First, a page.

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On Israel, the EU Sides With … Assad?

Author: Elliott Abrams, Senior Fellow for Middle Eastern Studies
July 17, 2013
Weekly Standard

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This week the EU took a stance that it heralded as pro-peace, pro-"peace process," and anti-settlement. Henceforth, new guidelines require all 28 member nations to refuse any grants, scholarships, prizes, or funding to entities in Jewish settlements in the West Bank. Or any part of Jerusalem that was not part of Israel prior to the 1967 war. Or the Golan Heights.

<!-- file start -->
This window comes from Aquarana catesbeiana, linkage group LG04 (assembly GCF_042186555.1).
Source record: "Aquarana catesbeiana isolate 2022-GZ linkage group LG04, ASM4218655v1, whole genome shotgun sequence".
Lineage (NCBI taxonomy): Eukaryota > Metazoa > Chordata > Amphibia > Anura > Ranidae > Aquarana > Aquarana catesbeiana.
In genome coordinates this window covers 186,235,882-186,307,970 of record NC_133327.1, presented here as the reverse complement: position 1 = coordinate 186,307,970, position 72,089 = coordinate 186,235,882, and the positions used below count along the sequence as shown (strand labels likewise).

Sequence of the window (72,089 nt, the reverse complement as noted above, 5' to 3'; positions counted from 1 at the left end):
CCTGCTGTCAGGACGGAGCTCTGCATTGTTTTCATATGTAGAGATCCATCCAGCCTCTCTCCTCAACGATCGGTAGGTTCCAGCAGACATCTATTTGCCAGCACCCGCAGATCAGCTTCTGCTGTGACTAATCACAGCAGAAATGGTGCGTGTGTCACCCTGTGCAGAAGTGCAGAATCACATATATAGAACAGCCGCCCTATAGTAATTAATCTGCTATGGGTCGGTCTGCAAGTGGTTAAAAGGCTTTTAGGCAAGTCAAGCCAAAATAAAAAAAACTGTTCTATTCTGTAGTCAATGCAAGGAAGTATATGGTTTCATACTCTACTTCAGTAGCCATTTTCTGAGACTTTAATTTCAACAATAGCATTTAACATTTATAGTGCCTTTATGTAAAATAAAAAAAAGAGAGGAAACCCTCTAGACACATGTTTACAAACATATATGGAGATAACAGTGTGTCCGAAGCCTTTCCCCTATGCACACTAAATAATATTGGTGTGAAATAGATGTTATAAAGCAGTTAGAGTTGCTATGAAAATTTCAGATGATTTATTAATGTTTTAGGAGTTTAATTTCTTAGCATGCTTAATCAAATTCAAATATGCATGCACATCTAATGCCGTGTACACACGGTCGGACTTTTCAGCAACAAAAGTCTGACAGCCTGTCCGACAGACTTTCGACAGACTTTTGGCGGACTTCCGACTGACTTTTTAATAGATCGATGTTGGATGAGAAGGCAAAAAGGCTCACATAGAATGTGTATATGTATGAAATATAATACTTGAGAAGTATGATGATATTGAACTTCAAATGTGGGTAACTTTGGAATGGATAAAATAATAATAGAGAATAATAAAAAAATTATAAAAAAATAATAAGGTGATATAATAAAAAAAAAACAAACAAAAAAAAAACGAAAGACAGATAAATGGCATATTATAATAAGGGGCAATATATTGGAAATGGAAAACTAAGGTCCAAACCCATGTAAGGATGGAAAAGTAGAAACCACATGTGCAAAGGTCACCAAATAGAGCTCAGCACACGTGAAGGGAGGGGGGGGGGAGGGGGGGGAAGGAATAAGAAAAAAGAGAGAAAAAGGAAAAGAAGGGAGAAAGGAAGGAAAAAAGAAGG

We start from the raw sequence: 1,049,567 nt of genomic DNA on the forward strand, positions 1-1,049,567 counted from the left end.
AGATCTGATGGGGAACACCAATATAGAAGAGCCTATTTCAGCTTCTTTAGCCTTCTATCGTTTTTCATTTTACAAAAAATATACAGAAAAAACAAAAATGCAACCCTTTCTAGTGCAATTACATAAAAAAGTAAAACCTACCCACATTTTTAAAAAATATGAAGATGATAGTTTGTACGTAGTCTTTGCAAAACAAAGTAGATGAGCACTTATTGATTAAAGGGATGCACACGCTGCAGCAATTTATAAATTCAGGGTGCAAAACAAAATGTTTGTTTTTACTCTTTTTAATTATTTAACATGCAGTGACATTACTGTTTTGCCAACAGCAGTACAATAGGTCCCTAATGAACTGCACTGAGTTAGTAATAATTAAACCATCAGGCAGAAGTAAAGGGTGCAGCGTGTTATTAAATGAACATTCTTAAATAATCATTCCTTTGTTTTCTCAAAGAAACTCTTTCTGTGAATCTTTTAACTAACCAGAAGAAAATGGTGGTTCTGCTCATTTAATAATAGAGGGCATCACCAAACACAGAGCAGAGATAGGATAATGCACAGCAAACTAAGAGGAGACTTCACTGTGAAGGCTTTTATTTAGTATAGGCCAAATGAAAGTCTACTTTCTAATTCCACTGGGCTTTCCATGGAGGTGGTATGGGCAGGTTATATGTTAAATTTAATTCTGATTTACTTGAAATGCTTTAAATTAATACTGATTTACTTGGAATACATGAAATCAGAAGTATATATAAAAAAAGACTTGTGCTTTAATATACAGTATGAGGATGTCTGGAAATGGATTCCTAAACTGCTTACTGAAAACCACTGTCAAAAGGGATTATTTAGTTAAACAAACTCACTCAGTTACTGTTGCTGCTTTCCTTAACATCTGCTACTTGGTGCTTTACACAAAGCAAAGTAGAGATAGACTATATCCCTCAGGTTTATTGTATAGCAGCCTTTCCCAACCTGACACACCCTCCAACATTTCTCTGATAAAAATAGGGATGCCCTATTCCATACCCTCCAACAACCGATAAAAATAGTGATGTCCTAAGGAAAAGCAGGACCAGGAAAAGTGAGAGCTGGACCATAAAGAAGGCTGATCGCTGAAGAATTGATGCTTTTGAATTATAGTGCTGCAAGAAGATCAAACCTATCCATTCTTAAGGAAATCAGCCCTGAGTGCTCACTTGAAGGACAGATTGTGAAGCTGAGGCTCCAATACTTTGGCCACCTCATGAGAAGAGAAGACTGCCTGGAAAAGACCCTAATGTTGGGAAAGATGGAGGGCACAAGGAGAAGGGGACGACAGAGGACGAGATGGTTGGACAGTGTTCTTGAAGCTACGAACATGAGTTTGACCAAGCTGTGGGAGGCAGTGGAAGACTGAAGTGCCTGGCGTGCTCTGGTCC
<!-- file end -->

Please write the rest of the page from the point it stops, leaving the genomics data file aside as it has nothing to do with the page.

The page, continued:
EU hostility to the West Bank settlements is not new, but this formulation is remarkable. First, the stumbling block to negotiations right now is the Palestinian refusal to come to the table. How does this punitive measure against Israel motivate Mahmoud Abbas to start talking? Does it not in fact signal him to keep staying away, only to see the EU hit Israel harder and harder?

Second, it is politically stupid in Israeli terms (as Obama policy has been) because it lumps together the major blocs that Israel will certainly keep in any peace deal, and the small settlements east of the security barrier, places that Israel will have to give up. Many Israelis would back a freeze of some sort for those small settlements and do believe those settlements will go if there is ever a final agreement, but they will not back a freeze in the major blocs. Those towns are thriving and will always be Israeli, so why punish them—and again, why punish them now because Abbas won't talk?


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